“In Pittsburgh, we’re pragmatic. We find solutions to problems. We will not try to rationalize your irrational behavior...we will work to eradicate it.”
Pittsburgh Mayor Bill Peduto and several public safety officials addressed the media Sunday morning following yesterday’s deadly shooting at a synagogue in Squirrel Hill. He emphasized the city’s resiliency, saying it would not tolerate hatred. The mass shooting left 11 dead and six injured.
Brady: the fact that this attack took place in a place of worship makes it all the more heinous
— An-Li Herring (@anliherring) October 28, 2018
The victims’ names were released, which included a pair of brothers and a husband and wife. Their ages ranged from 54 to 97.
Few details about the alleged shooter — who has been identified as Robert Bowers — were released.
Pittsburgh FBI Special Agent in Charge Robert Jones said he didn’t know why Bowers chose this particular synagogue, but that he moved through the building where three congregations were worshiping. Bowers is being charged with 29 separate federal crimes, including 11 counts of Obstruction of Exercise of Religious Belief Resulting in Death. The incident is being investigated as a federal hate crime, and authorities say they’re looking into Bowers’ social media accounts.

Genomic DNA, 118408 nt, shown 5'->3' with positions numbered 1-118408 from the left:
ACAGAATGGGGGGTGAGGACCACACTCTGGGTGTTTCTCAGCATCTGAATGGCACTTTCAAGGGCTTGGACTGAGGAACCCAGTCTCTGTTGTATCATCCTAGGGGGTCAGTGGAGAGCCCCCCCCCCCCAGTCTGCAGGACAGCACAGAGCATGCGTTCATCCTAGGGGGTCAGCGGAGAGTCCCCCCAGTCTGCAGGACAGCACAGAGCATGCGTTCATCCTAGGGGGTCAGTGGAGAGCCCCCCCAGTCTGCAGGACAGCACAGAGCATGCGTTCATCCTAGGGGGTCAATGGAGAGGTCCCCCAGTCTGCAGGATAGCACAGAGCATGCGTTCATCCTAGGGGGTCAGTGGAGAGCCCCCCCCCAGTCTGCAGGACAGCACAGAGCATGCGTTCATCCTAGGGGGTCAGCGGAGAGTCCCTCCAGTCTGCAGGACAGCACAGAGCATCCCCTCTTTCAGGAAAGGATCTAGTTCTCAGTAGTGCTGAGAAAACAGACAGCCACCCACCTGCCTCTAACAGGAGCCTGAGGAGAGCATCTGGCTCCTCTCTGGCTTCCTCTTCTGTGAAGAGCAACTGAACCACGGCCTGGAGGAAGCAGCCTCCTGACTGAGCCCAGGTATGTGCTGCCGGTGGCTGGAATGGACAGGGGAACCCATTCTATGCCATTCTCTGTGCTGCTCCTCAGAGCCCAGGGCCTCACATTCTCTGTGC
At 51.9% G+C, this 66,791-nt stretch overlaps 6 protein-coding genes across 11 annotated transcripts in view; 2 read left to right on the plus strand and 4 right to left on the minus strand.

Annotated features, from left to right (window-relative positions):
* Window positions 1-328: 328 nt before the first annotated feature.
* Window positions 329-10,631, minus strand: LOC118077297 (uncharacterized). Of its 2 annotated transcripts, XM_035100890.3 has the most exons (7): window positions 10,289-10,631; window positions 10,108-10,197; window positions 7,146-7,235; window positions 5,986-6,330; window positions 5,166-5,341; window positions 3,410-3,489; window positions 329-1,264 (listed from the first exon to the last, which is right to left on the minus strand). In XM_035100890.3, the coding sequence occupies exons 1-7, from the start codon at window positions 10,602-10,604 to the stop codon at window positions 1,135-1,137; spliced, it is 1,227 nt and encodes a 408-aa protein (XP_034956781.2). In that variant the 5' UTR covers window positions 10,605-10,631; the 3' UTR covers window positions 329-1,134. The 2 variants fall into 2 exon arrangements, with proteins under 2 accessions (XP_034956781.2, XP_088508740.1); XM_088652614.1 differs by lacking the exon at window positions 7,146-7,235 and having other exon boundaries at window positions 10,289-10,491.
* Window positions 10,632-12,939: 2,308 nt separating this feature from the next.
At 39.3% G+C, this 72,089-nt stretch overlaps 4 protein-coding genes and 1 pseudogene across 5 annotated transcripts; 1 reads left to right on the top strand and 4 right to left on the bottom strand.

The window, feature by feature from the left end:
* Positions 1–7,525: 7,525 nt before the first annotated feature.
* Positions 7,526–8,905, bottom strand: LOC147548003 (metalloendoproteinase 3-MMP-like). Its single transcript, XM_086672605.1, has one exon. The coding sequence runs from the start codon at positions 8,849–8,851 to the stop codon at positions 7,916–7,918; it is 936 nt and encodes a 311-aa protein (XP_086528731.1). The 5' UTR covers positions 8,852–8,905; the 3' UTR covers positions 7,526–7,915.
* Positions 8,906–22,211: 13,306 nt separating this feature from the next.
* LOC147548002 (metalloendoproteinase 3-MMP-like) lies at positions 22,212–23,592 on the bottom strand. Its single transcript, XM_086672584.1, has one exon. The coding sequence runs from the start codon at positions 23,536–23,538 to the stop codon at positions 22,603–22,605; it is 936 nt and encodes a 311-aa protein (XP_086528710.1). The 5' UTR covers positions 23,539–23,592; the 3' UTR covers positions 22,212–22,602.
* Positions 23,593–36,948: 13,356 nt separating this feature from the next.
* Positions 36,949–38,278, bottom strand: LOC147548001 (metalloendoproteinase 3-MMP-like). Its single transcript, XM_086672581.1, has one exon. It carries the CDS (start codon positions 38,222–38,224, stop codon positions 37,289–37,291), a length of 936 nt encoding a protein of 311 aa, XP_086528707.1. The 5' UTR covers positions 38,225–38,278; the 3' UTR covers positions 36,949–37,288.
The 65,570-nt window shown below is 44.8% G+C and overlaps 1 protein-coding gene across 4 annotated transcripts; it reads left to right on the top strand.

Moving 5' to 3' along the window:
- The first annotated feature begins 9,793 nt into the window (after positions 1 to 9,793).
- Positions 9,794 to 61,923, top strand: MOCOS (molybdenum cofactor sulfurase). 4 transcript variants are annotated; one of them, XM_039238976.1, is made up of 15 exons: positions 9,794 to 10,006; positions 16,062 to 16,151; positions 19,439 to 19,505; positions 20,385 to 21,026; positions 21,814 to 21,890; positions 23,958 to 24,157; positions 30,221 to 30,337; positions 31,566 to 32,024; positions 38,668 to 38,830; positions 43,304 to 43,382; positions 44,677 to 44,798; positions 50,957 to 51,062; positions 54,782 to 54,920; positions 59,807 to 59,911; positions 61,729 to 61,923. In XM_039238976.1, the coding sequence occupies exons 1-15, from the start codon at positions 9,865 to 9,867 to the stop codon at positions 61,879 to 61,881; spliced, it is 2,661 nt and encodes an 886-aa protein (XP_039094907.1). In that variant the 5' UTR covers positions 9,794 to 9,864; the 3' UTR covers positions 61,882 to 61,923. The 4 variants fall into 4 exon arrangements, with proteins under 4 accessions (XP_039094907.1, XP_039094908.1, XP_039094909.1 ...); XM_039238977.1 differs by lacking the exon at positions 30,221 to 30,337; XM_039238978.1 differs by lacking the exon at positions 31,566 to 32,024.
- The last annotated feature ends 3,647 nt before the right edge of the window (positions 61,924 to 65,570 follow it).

Jeffrey Finkelstein, CEO of the Jewish Federation of Greater Pittsburgh, told the crowded room he’d seen this scenario on television many times, but never thought he’d be a part of it.
The mass shooting is being treated as a “hate crime,” not currently as an “act of domestic terrorism.” There’s a line, but it’s quite nuanced. Terrorism would mean there’s an attempt to propagate a certain ideaology through violence.
— Virginia AlvinoYoung (@VirginiaAlvino) October 28, 2018
“We’ll get past this and be a strong Jewish community like we’ve always been,” Finkelstein said.
Pittsburgh Public Safety Director Wendel Hissrich said the streets near the Tree of Life Congregation, Wilkins and Shady Avenues, will remain closed for at least a week while officials investigate. Extra police patrols will be added to “sensitive locations” around the city, he said, including this evening’s scheduled interfaith gathering at Soldiers and Sailors Memorial Hall and Museum in Oakland at 5 p.m.
“If you see a first responder, go up to them and say ‘thank you’...a word of thanks will go a long way,” Hissrich said.
Thousands gathered Saturday evening in Squirrel Hill for a memorial ceremony and vigil. Squirrel Hill is one of the most diverse neighborhoods in the state and the hub of the city's Jewish community.